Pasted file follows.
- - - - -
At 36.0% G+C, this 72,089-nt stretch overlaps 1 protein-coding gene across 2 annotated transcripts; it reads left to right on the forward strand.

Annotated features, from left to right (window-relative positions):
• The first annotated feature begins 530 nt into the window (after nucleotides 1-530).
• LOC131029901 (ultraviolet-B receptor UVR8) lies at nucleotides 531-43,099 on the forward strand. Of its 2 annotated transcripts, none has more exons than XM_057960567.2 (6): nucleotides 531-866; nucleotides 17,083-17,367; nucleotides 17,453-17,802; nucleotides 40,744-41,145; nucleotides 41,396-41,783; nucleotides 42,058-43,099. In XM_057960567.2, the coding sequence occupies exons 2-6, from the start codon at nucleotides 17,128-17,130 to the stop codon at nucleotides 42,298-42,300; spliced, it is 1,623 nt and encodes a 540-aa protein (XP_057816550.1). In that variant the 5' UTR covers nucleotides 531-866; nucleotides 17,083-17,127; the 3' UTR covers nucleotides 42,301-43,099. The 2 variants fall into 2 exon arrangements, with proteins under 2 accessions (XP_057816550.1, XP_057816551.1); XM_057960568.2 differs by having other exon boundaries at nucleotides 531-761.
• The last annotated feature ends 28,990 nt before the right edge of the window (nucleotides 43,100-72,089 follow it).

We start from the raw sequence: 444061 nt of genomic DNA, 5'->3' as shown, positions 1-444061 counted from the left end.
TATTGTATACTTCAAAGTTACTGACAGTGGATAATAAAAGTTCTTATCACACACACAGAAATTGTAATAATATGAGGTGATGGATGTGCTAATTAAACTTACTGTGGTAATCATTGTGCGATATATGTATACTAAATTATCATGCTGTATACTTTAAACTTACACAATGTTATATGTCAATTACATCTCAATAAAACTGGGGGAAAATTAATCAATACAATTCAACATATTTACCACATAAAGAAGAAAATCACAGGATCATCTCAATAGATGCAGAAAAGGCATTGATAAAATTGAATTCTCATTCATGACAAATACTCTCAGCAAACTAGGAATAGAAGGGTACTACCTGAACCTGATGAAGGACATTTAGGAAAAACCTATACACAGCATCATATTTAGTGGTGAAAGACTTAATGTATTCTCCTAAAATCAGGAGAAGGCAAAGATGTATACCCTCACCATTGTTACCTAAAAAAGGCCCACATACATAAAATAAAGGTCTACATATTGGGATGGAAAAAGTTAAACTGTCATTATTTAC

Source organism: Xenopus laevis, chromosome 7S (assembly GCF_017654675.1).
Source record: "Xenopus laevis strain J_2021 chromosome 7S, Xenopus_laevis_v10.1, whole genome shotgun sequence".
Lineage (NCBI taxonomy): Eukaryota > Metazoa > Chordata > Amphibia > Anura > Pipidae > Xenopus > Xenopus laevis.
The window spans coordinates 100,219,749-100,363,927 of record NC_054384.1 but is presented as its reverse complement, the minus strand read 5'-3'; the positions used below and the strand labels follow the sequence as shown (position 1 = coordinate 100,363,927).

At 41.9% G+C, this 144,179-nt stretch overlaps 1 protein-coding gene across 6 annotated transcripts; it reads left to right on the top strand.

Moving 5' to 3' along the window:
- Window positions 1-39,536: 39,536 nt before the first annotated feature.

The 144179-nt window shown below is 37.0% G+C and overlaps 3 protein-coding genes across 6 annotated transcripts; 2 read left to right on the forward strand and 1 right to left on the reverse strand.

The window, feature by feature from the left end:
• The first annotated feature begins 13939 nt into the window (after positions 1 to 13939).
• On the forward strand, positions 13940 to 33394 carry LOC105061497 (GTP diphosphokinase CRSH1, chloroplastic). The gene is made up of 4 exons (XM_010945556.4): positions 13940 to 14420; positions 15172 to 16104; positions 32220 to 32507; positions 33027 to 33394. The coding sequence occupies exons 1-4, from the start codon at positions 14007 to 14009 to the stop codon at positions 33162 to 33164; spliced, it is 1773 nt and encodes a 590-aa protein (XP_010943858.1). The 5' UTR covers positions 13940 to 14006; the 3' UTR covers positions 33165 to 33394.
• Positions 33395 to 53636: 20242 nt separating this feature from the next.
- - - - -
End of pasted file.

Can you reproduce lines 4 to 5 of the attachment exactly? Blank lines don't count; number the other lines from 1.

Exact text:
• LOC131029901 (ultraviolet-B receptor UVR8) lies at nucleotides 531-43,099 on the forward strand. Of its 2 annotated transcripts, none has more exons than XM_057960567.2 (6): nucleotides 531-866; nucleotides 17,083-17,367; nucleotides 17,453-17,802; nucleotides 40,744-41,145; nucleotides 41,396-41,783; nucleotides 42,058-43,099. In XM_057960567.2, the coding sequence occupies exons 2-6, from the start codon at nucleotides 17,128-17,130 to the stop codon at nucleotides 42,298-42,300; spliced, it is 1,623 nt and encodes a 540-aa protein (XP_057816550.1). In that variant the 5' UTR covers nucleotides 531-866; nucleotides 17,083-17,127; the 3' UTR covers nucleotides 42,301-43,099. The 2 variants fall into 2 exon arrangements, with proteins under 2 accessions (XP_057816550.1, XP_057816551.1); XM_057960568.2 differs by having other exon boundaries at nucleotides 531-761.
• The last annotated feature ends 28,990 nt before the right edge of the window (nucleotides 43,100-72,089 follow it).